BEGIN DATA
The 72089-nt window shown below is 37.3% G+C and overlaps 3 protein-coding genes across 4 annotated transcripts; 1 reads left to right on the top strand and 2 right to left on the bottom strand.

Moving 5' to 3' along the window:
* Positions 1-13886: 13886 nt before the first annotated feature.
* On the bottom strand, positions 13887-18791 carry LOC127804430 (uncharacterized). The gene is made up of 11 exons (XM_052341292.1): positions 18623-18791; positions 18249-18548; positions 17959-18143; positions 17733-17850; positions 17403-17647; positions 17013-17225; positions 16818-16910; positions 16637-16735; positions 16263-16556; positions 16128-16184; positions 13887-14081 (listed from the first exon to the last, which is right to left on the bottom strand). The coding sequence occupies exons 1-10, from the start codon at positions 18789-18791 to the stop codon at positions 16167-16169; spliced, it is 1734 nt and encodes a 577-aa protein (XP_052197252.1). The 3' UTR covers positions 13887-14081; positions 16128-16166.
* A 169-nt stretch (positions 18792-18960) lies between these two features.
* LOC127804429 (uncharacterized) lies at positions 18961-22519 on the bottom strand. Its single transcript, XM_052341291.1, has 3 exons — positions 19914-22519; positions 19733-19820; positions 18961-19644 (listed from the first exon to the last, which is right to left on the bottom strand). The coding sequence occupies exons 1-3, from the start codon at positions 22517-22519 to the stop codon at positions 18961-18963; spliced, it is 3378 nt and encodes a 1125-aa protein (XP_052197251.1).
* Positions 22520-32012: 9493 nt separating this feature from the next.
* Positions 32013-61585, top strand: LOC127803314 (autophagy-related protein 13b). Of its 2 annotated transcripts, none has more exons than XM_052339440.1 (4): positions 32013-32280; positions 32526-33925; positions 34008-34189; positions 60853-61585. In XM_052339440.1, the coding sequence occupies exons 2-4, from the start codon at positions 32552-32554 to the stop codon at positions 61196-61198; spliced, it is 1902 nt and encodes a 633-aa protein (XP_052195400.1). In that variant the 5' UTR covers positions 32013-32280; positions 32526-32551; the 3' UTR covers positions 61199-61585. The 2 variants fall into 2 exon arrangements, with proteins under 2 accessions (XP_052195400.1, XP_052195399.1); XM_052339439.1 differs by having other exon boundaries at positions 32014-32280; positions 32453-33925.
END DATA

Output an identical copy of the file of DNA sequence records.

The 72089-nt window shown below is 37.3% G+C and overlaps 3 protein-coding genes across 4 annotated transcripts; 1 reads left to right on the top strand and 2 right to left on the bottom strand.

Moving 5' to 3' along the window:
* Positions 1-13886: 13886 nt before the first annotated feature.
* On the bottom strand, positions 13887-18791 carry LOC127804430 (uncharacterized). The gene is made up of 11 exons (XM_052341292.1): positions 18623-18791; positions 18249-18548; positions 17959-18143; positions 17733-17850; positions 17403-17647; positions 17013-17225; positions 16818-16910; positions 16637-16735; positions 16263-16556; positions 16128-16184; positions 13887-14081 (listed from the first exon to the last, which is right to left on the bottom strand). The coding sequence occupies exons 1-10, from the start codon at positions 18789-18791 to the stop codon at positions 16167-16169; spliced, it is 1734 nt and encodes a 577-aa protein (XP_052197252.1). The 3' UTR covers positions 13887-14081; positions 16128-16166.
* A 169-nt stretch (positions 18792-18960) lies between these two features.
* LOC127804429 (uncharacterized) lies at positions 18961-22519 on the bottom strand. Its single transcript, XM_052341291.1, has 3 exons — positions 19914-22519; positions 19733-19820; positions 18961-19644 (listed from the first exon to the last, which is right to left on the bottom strand). The coding sequence occupies exons 1-3, from the start codon at positions 22517-22519 to the stop codon at positions 18961-18963; spliced, it is 3378 nt and encodes a 1125-aa protein (XP_052197251.1).
* Positions 22520-32012: 9493 nt separating this feature from the next.
* Positions 32013-61585, top strand: LOC127803314 (autophagy-related protein 13b). Of its 2 annotated transcripts, none has more exons than XM_052339440.1 (4): positions 32013-32280; positions 32526-33925; positions 34008-34189; positions 60853-61585. In XM_052339440.1, the coding sequence occupies exons 2-4, from the start codon at positions 32552-32554 to the stop codon at positions 61196-61198; spliced, it is 1902 nt and encodes a 633-aa protein (XP_052195400.1). In that variant the 5' UTR covers positions 32013-32280; positions 32526-32551; the 3' UTR covers positions 61199-61585. The 2 variants fall into 2 exon arrangements, with proteins under 2 accessions (XP_052195400.1, XP_052195399.1); XM_052339439.1 differs by having other exon boundaries at positions 32014-32280; positions 32453-33925.